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Eat What You Want and When You Want
Trust your feelings
Counting calories isn't the best way to lose weight, according to a new Brigham Young University study that suggests that an approach toward food called "intuitive eating” is better at producing lower cholesterol levels, body mass index scores and cardiovascular disease risk.
"The basic premise of intuitive eating is, rather than manipulate what we eat in terms of prescribed diets we should take internal cues, try to recognize what our body wants and then regulate how much we eat based on hunger and satiety,” said lead researcher Steven Hawks, a BYU professor of health science, who adopted an intuitive eating lifestyle several years ago and lost 50 pounds as a result.
In a small-scale study Hawks and his team of researchers identified a handful of college students who are naturally intuitive eaters and compared them with other students who aren't. Participants were then tested to determine how healthy they were.
As measured by the Intuitive Eating Scale, researchers found that intuitive eating was significantly correlated with lower body mass index, lower triglyceride levels, higher levels of high density lipoproteins and decreased risk of cardiovascular disease. "The findings provide support for intuitive eating as a positive approach to healthy weight management,” said Hawks, who plans to do a large-scale study of intuitive eating across several cultures.
"In less developed countries in Asia, people are primarily intuitive eaters,” said Hawks. "They haven't been conditioned to artificially structure their relationship with food like we have in the United States. They've been conditioned to believe that the purpose of food is to enjoy, to nurture. You eat when you're hungry, you stop when you're not hungry any more. They have a much healthier relationship with food, far fewer eating disorders, and interestingly, far less obesity.”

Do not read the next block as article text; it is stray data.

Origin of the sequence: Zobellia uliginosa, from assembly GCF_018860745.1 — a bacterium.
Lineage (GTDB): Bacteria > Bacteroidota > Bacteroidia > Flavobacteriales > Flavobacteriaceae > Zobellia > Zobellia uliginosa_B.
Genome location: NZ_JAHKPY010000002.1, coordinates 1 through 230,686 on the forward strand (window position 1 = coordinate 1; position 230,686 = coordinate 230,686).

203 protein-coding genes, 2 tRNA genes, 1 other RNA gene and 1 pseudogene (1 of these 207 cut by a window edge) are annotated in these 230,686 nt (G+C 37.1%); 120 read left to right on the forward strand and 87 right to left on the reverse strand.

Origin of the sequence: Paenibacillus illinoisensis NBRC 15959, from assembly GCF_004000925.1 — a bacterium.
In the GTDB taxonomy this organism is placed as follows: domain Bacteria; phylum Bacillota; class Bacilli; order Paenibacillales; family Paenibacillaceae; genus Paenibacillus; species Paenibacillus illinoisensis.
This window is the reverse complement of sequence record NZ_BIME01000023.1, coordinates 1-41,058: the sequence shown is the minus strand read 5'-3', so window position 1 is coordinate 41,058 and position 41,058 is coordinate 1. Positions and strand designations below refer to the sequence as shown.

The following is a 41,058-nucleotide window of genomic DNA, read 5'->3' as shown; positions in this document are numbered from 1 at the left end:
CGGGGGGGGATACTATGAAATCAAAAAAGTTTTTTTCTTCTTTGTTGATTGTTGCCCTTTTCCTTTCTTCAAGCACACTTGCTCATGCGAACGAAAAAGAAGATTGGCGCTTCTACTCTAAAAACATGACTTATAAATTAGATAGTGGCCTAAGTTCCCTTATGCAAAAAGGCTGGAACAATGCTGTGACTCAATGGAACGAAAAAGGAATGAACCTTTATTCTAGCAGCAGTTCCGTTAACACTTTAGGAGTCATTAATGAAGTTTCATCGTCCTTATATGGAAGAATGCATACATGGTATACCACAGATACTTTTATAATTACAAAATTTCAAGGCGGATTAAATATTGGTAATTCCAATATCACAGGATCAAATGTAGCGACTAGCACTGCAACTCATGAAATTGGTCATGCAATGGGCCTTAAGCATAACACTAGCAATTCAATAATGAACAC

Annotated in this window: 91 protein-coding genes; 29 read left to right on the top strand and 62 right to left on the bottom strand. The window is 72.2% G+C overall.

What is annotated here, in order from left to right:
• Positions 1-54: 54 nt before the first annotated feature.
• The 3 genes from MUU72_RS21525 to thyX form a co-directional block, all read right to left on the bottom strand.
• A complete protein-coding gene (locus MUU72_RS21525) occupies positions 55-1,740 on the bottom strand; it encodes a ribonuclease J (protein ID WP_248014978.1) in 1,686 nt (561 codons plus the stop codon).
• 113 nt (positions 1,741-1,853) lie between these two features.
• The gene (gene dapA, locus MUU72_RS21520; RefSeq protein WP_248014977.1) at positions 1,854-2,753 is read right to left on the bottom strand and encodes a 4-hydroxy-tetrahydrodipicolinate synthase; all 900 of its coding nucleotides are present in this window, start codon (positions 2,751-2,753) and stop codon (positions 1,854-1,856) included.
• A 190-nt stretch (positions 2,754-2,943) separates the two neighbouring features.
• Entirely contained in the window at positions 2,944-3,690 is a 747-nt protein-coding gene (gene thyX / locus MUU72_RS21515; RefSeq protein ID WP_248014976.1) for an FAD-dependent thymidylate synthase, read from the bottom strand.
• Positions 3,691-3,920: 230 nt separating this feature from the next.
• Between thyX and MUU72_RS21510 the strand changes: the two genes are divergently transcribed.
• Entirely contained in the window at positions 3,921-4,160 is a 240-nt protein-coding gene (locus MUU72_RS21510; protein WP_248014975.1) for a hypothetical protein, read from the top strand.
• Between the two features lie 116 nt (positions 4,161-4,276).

Hawks says that "normal” dieting in the United States doesn't result in long-term weight loss and contributes to food anxiety and unhealthy eating practices, and can even lead to eating disorders.
"What makes intuitive eating different from a diet is that all diets work against human biology, whereas intuitive eating teaches people to work with their own biology, to work with their bodies, to understand their bodies,” said Hawks.
An intuitive eater has to adopt two attitudes and two behaviors. The first attitude is body acceptance. The second attitude, that dieting is harmful. The next step is learning how to not eat for emotional, environmental or social reasons. The final step is learning how to interpret body signals, cravings and hunger, and responding in a healthy, positive, nurturing way. There's no food that's ever taboo. Although in the short term people may have binges when they first start eating intuitively, they eventually learn to trust themselves. One technique Hawks suggests is having an abundance of previously taboo foods on hand. Once the foods are no longer forbidden, a person quickly loses interest in them.
- For information on the Brigham Young University go to: home.byu.edu